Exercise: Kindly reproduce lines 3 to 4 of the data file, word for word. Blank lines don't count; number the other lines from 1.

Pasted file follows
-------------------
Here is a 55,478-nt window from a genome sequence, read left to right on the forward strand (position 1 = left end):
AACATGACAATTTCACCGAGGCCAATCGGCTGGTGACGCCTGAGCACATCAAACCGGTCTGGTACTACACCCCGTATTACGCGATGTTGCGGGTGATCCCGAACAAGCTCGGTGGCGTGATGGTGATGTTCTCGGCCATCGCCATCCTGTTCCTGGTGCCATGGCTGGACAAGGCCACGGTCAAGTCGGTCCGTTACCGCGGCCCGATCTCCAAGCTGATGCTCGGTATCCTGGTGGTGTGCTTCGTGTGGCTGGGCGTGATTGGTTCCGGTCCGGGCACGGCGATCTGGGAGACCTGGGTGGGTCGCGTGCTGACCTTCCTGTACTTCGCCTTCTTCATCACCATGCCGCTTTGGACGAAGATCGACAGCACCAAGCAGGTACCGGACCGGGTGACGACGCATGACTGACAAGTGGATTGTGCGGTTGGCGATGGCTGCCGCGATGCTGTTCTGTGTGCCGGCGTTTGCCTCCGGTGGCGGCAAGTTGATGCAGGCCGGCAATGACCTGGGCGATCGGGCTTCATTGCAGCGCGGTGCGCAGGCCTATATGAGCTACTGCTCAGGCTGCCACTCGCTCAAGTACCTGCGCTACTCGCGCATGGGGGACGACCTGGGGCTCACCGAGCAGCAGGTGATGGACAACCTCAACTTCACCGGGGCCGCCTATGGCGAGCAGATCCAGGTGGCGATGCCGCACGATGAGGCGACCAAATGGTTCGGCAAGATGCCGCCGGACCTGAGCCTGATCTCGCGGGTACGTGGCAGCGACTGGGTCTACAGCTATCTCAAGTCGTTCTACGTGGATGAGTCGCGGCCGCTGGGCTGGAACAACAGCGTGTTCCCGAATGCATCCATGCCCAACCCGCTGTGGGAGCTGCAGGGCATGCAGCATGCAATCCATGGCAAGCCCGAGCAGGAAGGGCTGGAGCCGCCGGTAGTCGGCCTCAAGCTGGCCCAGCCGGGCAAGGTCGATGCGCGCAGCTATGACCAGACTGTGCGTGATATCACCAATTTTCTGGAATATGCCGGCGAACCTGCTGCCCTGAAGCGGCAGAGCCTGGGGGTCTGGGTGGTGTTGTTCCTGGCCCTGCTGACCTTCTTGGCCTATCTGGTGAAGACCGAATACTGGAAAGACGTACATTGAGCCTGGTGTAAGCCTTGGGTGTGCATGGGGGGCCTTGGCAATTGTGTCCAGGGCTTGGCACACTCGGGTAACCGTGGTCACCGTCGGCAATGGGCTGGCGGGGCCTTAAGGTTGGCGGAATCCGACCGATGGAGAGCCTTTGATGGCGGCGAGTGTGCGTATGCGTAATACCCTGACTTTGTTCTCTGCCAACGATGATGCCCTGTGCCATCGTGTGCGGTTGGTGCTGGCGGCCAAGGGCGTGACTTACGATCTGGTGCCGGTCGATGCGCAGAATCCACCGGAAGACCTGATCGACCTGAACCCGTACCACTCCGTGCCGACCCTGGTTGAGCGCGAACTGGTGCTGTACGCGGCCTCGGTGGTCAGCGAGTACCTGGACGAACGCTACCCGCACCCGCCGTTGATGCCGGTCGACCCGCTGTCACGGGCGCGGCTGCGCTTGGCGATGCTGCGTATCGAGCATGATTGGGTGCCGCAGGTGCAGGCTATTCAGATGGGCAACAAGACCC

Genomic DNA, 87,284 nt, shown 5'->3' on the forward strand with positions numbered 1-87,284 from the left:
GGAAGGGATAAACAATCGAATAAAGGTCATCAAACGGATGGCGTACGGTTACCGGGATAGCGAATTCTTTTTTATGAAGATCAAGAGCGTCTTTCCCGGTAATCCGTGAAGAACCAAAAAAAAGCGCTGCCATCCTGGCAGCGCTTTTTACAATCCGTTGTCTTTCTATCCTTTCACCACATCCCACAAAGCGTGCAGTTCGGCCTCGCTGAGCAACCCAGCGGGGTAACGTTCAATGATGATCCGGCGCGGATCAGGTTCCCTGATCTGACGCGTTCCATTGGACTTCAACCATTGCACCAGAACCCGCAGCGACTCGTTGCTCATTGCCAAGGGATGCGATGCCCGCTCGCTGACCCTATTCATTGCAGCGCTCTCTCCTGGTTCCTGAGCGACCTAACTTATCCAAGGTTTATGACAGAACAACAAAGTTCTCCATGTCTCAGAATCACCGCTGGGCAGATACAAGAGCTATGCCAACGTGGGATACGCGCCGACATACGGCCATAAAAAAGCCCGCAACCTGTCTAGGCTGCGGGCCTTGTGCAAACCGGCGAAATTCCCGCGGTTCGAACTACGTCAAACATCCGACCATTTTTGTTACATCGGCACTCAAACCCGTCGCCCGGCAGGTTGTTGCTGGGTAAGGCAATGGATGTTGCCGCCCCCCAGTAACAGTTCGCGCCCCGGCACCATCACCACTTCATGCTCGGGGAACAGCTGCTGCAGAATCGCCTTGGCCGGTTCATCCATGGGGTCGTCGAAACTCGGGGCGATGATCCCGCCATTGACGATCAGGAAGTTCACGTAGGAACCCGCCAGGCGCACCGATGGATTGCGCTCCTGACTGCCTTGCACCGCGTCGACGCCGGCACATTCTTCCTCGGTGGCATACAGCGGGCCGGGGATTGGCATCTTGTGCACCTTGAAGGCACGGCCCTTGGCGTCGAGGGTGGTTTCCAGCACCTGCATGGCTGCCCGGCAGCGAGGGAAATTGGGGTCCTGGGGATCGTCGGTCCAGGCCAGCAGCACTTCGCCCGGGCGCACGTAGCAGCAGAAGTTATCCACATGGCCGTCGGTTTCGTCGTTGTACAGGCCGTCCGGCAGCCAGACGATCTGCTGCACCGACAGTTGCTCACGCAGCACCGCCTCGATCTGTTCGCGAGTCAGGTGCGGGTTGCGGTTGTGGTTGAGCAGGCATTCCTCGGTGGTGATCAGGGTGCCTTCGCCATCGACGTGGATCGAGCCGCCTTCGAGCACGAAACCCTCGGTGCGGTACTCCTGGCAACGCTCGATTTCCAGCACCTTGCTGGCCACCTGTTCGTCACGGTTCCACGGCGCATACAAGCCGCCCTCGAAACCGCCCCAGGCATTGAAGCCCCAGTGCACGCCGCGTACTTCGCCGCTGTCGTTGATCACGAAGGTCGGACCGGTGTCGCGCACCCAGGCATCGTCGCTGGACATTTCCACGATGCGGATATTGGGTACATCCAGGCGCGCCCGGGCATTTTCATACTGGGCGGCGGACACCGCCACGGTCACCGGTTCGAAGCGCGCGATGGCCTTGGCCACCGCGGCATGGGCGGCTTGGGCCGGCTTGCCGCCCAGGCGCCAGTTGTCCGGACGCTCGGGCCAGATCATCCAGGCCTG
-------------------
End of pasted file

Genomic DNA, 87,284 nt, shown 5'->3' on the forward strand with positions numbered 1-87,284 from the left:
GGAAGGGATAAACAATCGAATAAAGGTCATCAAACGGATGGCGTACGGTTACCGGGATAGCGAATTCTTTTTTATGAAGATCAAGAGCGTCTTTCCCGGTAATCCGTGAAGAACCAAAAAAAAGCGCTGCCATCCTGGCAGCGCTTTTTACAATCCGTTGTCTTTCTATCCTTTCACCACATCCCACAAAGCGTGCAGTTCGGCCTCGCTGAGCAACCCAGCGGGGTAACGTTCAATGATGATCCGGCGCGGATCAGGTTCCCTGATCTGACGCGTTCCATTGGACTTCAACCATTGCACCAGAACCCGCAGCGACTCGTTGCTCATTGCCAAGGGATGCGATGCCCGCTCGCTGACCCTATTCATTGCAGCGCTCTCTCCTGGTTCCTGAGCGACCTAACTTATCCAAGGTTTATGACAGAACAACAAAGTTCTCCATGTCTCAGAATCACCGCTGGGCAGATACAAGAGCTATGCCAACGTGGGATACGCGCCGACATACGGCCATAAAAAAGCCCGCAACCTGTCTAGGCTGCGGGCCTTGTGCAAACCGGCGAAATTCCCGCGGTTCGAACTACGTCAAACATCCGACCATTTTTGTTACATCGGCACTCAAACCCGTCGCCCGGCAGGTTGTTGCTGGGTAAGGCAATGGATGTTGCCGCCCCCCAGTAACAGTTCGCGCCCCGGCACCATCACCACTTCATGCTCGGGGAACAGCTGCTGCAGAATCGCCTTGGCCGGTTCATCCATGGGGTCGTCGAAACTCGGGGCGATGATCCCGCCATTGACGATCAGGAAGTTCACGTAGGAACCCGCCAGGCGCACCGATGGATTGCGCTCCTGACTGCCTTGCACCGCGTCGACGCCGGCACATTCTTCCTCGGTGGCATACAGCGGGCCGGGGATTGGCATCTTGTGCACCTTGAAGGCACGGCCCTTGGCGTCGAGGGTGGTTTCCAGCACCTGCATGGCTGCCCGGCAGCGAGGGAAATTGGGGTCCTGGGGATCGTCGGTCCAGGCCAGCAGCACTTCGCCCGGGCGCACGTAGCAGCAGAAGTTATCCACATGGCCGTCGGTTTCGTCGTTGTACAGGCCGTCCGGCAGCCAGACGATCTGCTGCACCGACAGTTGCTCACGCAGCACCGCCTCGATCTGTTCGCGAGTCAGGTGCGGGTTGCGGTTGTGGTTGAGCAGGCATTCCTCGGTGGTGATCAGGGTGCCTTCGCCATCGACGTGGATCGAGCCGCCTTCGAGCACGAAACCCTCGGTGCGGTACTCCTGGCAACGCTCGATTTCCAGCACCTTGCTGGCCACCTGTTCGTCACGGTTCCACGGCGCATACAAGCCGCCCTCGAAACCGCCCCAGGCATTGAAGCCCCAGTGCACGCCGCGTACTTCGCCGCTGTCGTTGATCACGAAGGTCGGACCGGTGTCGCGCACCCAGGCATCGTCGCTGGACATTTCCACGATGCGGATATTGGGTACATCCAGGCGCGCCCGGGCATTTTCATACTGGGCGGCGGACACCGCCACGGTCACCGGTTCGAAGCGCGCGATGGCCTTGGCCACCGCGGCATGGGCGGCTTGGGCCGGCTTGCCGCCCAGGCGCCAGTTGTCCGGACGCTCGGGCCAGATCATCCAGGCCTG